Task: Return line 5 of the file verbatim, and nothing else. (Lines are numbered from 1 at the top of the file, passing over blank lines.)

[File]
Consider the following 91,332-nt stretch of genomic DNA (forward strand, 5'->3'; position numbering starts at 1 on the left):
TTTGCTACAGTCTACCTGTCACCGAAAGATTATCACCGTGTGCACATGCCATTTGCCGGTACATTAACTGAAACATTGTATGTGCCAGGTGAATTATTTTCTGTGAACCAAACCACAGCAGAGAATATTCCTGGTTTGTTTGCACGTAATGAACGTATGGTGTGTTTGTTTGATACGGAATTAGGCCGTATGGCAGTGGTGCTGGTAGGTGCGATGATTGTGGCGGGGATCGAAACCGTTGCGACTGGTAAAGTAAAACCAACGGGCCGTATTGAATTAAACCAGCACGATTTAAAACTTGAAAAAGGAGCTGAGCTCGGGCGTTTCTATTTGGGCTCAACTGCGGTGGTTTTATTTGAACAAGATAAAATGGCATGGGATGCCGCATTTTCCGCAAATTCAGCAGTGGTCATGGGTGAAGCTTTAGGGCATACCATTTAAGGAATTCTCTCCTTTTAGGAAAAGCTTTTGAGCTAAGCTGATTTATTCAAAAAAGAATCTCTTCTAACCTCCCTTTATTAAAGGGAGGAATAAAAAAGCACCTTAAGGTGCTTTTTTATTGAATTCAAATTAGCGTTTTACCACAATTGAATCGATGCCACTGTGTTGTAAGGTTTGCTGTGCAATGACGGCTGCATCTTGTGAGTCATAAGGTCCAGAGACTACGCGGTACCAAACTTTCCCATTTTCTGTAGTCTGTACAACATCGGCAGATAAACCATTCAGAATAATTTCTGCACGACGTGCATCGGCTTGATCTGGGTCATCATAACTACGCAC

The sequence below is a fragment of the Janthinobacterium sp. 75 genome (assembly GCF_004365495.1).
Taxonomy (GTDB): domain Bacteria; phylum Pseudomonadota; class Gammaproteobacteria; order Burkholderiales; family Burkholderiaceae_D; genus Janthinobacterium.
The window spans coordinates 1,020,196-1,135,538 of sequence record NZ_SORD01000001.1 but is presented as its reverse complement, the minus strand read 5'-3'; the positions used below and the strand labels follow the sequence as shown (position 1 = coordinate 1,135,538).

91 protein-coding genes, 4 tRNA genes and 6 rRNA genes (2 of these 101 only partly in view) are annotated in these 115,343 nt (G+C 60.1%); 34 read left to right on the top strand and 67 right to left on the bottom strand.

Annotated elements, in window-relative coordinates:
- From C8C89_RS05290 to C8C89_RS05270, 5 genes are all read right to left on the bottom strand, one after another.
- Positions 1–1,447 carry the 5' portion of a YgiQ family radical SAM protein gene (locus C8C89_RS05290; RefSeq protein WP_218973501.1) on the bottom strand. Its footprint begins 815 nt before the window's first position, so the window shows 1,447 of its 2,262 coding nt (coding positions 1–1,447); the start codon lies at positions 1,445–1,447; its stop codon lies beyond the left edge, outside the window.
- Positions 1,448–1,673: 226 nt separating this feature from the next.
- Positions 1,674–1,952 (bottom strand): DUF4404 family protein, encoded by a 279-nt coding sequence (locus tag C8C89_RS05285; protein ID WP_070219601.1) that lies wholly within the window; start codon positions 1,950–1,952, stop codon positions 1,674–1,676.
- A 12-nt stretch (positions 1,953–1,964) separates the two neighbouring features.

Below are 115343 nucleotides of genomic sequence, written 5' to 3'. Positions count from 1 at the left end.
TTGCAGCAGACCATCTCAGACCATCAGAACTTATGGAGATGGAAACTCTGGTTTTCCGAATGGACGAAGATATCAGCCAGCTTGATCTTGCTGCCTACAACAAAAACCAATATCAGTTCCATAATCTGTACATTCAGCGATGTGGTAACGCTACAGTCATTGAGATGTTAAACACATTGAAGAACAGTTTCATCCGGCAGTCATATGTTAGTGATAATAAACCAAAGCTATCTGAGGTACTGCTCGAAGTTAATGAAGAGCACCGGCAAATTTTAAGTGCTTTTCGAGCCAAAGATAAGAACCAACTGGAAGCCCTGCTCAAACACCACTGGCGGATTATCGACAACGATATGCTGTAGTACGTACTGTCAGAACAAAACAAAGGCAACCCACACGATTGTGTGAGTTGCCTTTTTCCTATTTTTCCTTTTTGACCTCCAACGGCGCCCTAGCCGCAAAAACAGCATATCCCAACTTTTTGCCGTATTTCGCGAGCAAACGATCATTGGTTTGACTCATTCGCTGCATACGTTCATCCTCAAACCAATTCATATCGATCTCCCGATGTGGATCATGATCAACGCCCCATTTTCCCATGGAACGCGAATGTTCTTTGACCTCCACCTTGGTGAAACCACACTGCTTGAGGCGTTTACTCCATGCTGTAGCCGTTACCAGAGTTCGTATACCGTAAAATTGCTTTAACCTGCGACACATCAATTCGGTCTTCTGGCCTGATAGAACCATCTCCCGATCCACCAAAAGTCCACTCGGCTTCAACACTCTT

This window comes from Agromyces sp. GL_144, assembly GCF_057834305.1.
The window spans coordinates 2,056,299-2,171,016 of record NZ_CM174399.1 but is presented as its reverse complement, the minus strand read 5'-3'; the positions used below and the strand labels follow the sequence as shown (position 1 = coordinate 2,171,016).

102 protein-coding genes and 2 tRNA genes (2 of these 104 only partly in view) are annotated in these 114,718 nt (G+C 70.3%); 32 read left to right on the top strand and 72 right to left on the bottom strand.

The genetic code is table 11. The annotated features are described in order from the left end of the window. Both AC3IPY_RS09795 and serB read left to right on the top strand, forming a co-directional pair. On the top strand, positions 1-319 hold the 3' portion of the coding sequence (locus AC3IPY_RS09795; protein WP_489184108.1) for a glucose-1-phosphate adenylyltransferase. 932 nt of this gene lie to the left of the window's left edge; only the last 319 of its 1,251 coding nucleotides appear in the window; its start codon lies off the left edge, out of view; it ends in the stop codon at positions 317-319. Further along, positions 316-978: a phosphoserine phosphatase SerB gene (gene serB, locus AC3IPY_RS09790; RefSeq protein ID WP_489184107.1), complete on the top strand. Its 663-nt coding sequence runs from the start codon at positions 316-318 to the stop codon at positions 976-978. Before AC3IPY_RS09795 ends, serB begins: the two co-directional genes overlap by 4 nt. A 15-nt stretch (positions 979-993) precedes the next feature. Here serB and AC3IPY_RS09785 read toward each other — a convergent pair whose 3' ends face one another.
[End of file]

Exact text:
The window spans coordinates 1,020,196-1,135,538 of sequence record NZ_SORD01000001.1 but is presented as its reverse complement, the minus strand read 5'-3'; the positions used below and the strand labels follow the sequence as shown (position 1 = coordinate 1,135,538).